My wife and I lived in Boston for a long time before relocating to Florida. Our daughter was born there. In what has become something of a family tradition, we made plans to drive to Tampa to see the Boston Red Sox play the Tampa Bay Rays (formerly known as the Tampa Bay Devil Rays, but fundamentalist Christian groups found that name objectionable). We usually find these games enjoyable, due to the huge number of Red Sox fans who attend. Typically, the perennial first-place Red Sox kick the tar out of the perennial last-place Rays, which compensates us to some degree for the 4-hour round-trip drive.
But someone told us that the Tampa Bay ownership had decided, in their infinite wisdom, to host something called Cowbell Night. Every Tampa Bay fan wearing a Rays hat, t-shirt or team jersey would be given a cowbell at the door. We stopped off before the game and picked up some foam earplugs.
During the game, Tampa Bay fans created a hideous din, forcing me to use the earplugs. To make matters worse, Boston lost the game, their fourth loss in a row. Their best slugger went hitless all night, one player made a stupid base-running error, and they left the starting pitcher in for the whole game, despite clear evidence that he was tiring. It was depressing, but the depression was made physically painful by the constant clatter of those damn cowbells.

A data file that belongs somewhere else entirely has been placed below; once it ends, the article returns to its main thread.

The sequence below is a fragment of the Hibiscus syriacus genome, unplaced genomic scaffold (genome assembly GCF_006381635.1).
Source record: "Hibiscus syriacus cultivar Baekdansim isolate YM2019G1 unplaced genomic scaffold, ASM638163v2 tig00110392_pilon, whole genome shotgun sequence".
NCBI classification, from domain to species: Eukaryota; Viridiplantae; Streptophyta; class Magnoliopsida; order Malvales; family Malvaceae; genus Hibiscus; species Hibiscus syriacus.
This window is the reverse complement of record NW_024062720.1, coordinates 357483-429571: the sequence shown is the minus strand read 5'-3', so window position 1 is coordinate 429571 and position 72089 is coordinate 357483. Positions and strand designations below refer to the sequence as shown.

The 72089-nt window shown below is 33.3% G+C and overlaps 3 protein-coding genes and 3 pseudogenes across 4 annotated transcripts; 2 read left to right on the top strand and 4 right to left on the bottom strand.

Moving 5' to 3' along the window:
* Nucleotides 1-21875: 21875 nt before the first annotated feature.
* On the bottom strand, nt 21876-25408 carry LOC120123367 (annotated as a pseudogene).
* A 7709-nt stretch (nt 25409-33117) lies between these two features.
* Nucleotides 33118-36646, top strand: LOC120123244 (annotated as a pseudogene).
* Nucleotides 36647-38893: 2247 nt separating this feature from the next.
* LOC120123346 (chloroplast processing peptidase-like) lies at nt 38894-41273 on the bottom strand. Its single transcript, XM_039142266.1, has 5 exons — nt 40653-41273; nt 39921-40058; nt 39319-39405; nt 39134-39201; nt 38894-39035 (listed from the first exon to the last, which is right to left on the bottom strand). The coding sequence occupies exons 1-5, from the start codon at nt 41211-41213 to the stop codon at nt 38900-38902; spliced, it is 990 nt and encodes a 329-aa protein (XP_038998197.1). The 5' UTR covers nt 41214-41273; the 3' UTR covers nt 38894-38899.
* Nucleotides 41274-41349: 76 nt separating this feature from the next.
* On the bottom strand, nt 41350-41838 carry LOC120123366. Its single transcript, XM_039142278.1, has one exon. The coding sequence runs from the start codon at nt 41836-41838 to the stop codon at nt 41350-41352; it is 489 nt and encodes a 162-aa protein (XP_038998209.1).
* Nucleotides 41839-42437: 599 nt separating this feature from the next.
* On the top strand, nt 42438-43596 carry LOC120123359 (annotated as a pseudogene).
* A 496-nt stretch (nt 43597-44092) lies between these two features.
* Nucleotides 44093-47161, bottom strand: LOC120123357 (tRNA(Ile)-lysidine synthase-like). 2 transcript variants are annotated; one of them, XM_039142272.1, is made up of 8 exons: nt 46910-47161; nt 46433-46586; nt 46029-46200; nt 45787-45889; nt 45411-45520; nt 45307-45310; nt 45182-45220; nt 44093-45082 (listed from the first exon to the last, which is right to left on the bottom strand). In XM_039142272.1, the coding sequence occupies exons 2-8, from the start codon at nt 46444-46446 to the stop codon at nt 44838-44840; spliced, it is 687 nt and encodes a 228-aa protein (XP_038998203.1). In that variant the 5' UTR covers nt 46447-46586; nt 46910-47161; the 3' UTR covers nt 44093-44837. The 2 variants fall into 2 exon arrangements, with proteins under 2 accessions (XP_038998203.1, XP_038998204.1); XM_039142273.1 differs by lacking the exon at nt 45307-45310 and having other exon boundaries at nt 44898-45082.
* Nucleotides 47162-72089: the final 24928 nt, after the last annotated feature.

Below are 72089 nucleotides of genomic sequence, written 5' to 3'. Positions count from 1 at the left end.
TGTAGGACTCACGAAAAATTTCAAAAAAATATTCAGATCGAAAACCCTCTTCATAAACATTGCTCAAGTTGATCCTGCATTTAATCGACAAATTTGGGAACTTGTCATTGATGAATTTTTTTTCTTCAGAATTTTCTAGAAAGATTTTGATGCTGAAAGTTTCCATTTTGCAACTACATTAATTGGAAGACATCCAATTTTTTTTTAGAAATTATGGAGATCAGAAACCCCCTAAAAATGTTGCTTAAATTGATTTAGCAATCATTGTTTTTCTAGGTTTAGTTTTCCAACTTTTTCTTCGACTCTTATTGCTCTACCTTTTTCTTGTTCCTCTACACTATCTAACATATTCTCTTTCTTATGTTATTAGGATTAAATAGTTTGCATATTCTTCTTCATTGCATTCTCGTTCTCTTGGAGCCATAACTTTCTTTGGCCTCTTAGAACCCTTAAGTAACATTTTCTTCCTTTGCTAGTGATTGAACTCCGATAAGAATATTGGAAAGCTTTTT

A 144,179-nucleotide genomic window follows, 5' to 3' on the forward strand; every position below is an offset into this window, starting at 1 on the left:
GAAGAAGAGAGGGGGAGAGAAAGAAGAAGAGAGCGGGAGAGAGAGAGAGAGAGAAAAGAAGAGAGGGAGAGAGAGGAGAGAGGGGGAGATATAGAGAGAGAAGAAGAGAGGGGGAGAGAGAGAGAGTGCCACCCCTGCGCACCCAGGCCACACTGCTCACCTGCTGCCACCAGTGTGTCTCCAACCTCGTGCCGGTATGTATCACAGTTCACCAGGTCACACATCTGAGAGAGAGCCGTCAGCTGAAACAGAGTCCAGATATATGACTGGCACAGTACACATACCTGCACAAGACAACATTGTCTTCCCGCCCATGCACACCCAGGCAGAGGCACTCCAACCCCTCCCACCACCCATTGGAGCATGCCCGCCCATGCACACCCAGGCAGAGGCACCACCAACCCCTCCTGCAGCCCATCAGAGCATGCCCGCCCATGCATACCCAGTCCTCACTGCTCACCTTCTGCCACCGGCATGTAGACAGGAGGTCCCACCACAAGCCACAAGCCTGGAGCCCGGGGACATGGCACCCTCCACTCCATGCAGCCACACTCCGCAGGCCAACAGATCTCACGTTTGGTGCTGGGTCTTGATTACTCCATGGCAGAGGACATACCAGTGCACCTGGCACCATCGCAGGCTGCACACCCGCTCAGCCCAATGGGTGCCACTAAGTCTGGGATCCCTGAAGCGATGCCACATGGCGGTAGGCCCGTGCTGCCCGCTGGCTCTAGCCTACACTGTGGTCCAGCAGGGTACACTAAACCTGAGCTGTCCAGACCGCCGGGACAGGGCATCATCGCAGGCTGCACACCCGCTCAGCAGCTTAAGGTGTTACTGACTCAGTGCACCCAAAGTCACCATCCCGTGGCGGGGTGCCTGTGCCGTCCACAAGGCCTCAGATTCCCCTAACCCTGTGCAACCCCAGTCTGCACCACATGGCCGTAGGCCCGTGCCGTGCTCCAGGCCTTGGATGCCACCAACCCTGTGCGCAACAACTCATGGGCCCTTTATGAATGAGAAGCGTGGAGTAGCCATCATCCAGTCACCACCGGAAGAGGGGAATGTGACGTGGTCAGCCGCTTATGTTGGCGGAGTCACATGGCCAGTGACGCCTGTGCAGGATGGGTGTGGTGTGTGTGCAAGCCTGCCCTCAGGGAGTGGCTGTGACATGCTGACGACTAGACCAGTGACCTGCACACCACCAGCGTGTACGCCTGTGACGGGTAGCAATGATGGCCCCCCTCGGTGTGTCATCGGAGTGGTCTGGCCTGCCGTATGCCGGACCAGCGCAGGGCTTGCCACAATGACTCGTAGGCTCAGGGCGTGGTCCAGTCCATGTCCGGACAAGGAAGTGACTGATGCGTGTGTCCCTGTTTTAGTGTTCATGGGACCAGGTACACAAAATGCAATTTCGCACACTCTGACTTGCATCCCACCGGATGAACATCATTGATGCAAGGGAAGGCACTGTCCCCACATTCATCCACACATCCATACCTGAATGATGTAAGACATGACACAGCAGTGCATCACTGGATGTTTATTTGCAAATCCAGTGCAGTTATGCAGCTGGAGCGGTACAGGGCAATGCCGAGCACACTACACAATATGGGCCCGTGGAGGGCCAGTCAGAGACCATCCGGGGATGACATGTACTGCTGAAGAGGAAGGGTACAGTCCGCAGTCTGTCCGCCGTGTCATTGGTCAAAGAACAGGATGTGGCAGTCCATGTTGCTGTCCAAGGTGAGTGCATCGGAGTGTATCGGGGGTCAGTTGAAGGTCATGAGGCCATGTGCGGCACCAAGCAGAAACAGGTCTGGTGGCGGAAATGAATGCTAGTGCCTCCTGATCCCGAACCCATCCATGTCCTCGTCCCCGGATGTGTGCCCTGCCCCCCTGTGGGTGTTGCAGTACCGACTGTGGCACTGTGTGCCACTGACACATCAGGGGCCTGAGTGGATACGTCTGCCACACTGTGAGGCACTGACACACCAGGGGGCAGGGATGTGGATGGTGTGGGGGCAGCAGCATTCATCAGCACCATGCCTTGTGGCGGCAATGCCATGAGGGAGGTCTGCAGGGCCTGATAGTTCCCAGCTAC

When I was living in Boston back in the 70’s and 80’s, my friends and I used to make fun of losing teams like Cleveland who played in an enormous stadium that was only filled to a fraction of its capacity by depressed fans. A home run would rattle around in empty bleacher seats. Tropicana field, where the Rays play, is a big, three-tier domed stadium, but when the Red Sox play, it’s filled nearly to capacity. A foul ball or home run drops into a sea of fans from both teams, eager to go home with a game ball.
I have to wonder how many Red Sox fans will show up next year, after suffering through Cowbell Night. I also have to wonder how many Tampa Bay fans found the noise as unpleasant as I did. Maybe ticket sales will decline next season as a direct result of Cowbell Night, and I can look forward to watching the games on TV, laughing at the home run balls bouncing around in empty seats.